The right way to migrate to the cloud

Profile your workloads first -- you'll net millions of dollars in savings, as well as strategic advantages such as agility and speed to market

The right way to migrate to the cloud
Credit: Pixabay

Migration to the cloud is a journey that presents new challenges. Along the way, you need to consider more details than you first thought, and there are many paths available to move applications, but not all of them are right for your migration.

The first step for every migration is to define the types of workloads you need to migrate. This does not mean each application, but the patterns of processing that the applications comprise. You must determine what those patterns are, then place existing workloads in each pattern.

For example, let's say these three patterns of workloads exist in your enterprise:

  • Database-intensive
  • Compute-intensive
  • User interface-intensive  

Let's say you have 100 applications. It's simply a matter of placing each application in each workload pattern. That way, from a planning and conceptual perspective, you're dealing with only three types of workloads, not 100 applications.

By using workload patterns, you can place the applications and data in the proper cloud configuration selected to service that type of workload pattern. For example, database-intensive workloads need a cloud and cloud configuration that provides fast storage services, whereas compute-intensive workloads need faster server processors.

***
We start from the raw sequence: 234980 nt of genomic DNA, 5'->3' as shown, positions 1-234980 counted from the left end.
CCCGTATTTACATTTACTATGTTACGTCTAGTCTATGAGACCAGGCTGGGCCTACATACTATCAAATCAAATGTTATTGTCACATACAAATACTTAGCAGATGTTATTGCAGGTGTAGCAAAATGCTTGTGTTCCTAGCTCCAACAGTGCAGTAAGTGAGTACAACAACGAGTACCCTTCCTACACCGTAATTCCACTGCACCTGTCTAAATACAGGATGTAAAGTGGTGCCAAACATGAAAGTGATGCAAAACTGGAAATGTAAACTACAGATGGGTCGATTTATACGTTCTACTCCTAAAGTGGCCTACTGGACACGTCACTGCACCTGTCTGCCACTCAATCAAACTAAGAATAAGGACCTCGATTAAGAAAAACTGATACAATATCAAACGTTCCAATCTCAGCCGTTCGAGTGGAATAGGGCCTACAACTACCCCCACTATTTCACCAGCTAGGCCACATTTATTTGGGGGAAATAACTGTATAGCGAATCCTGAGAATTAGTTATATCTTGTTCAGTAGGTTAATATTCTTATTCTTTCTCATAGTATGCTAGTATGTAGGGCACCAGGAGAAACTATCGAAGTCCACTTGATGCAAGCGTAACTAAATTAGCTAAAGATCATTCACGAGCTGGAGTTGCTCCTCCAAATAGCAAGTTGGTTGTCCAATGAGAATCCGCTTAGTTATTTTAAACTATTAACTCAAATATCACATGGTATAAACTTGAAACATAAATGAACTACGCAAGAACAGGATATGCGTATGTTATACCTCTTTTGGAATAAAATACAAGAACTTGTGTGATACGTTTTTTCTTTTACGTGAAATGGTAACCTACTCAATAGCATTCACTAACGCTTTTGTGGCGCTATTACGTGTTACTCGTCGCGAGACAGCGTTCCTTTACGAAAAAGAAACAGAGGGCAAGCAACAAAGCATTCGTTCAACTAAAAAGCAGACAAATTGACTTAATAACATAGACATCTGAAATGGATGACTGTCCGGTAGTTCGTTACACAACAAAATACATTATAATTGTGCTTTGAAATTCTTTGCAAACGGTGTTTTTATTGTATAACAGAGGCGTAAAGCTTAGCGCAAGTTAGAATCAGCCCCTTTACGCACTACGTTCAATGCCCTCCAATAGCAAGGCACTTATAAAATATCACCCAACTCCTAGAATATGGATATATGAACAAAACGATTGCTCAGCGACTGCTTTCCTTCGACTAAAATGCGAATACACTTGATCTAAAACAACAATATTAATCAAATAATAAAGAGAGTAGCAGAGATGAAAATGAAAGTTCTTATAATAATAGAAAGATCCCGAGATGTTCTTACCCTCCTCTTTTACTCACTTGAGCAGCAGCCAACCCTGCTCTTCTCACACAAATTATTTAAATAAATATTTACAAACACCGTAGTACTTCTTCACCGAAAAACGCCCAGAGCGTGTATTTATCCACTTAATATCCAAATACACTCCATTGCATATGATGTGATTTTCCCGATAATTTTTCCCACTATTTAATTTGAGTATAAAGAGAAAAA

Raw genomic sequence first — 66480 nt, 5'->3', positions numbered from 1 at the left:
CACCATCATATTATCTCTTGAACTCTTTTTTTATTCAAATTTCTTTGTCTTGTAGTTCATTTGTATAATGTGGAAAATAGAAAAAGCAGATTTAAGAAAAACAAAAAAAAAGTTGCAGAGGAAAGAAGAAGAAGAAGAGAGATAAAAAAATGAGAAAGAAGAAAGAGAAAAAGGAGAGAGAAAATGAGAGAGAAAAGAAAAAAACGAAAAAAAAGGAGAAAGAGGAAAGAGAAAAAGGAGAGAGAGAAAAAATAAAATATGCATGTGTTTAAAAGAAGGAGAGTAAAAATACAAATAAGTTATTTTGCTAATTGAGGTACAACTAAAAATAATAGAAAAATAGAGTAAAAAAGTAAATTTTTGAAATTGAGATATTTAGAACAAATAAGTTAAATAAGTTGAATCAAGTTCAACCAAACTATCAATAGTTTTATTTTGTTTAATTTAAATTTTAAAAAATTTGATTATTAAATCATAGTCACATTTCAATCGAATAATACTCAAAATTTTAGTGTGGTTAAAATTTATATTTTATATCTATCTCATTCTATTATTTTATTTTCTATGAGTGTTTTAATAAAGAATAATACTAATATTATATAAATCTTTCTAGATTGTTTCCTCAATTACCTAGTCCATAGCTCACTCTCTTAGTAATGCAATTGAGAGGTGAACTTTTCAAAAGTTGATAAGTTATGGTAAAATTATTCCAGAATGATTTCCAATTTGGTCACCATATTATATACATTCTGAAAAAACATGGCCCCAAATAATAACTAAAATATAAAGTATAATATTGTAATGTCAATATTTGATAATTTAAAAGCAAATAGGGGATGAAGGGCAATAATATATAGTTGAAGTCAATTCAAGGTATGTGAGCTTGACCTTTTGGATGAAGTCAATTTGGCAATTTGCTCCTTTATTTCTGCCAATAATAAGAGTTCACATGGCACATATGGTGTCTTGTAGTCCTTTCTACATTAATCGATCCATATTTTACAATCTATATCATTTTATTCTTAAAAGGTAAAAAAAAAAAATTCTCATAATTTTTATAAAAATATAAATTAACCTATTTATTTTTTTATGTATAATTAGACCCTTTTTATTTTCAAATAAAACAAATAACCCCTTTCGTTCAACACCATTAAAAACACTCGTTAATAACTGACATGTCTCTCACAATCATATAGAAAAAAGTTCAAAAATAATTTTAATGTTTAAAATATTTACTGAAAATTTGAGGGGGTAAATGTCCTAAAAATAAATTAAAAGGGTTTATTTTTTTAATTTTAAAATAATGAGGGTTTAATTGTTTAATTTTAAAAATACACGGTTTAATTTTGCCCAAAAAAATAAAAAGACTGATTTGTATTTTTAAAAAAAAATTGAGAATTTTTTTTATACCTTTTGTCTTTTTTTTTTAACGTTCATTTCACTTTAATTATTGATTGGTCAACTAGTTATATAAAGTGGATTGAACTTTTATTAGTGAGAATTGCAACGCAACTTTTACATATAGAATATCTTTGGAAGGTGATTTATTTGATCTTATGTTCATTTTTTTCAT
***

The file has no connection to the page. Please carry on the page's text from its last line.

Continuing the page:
My example is of course a simplification of the process. There are typically dozens of workload patterns, and applications typically number 1,000 or more. However many patterns and applications you have, understanding those workload patterns lets you to better deal with the complexity of matching the right cloud platform and configuration to the right applications.

Migrating applications and data to the cloud is perhaps one of the most complex but important tasks that IT will take on this decade. Although you've ported workloads to new platforms in the past -- such as to distributed computing systems, client/server, and the Web -- this time you are making many leaps of faith, because the hardware is typically owned by other people, your data is maintained offsite, and neither is in your direct control.

If you do it right, there are millions of dollars savings to be had, as well as strategic advantages like agility and speed to market. Get the workload profiles right, and you'll nail the cloud as well.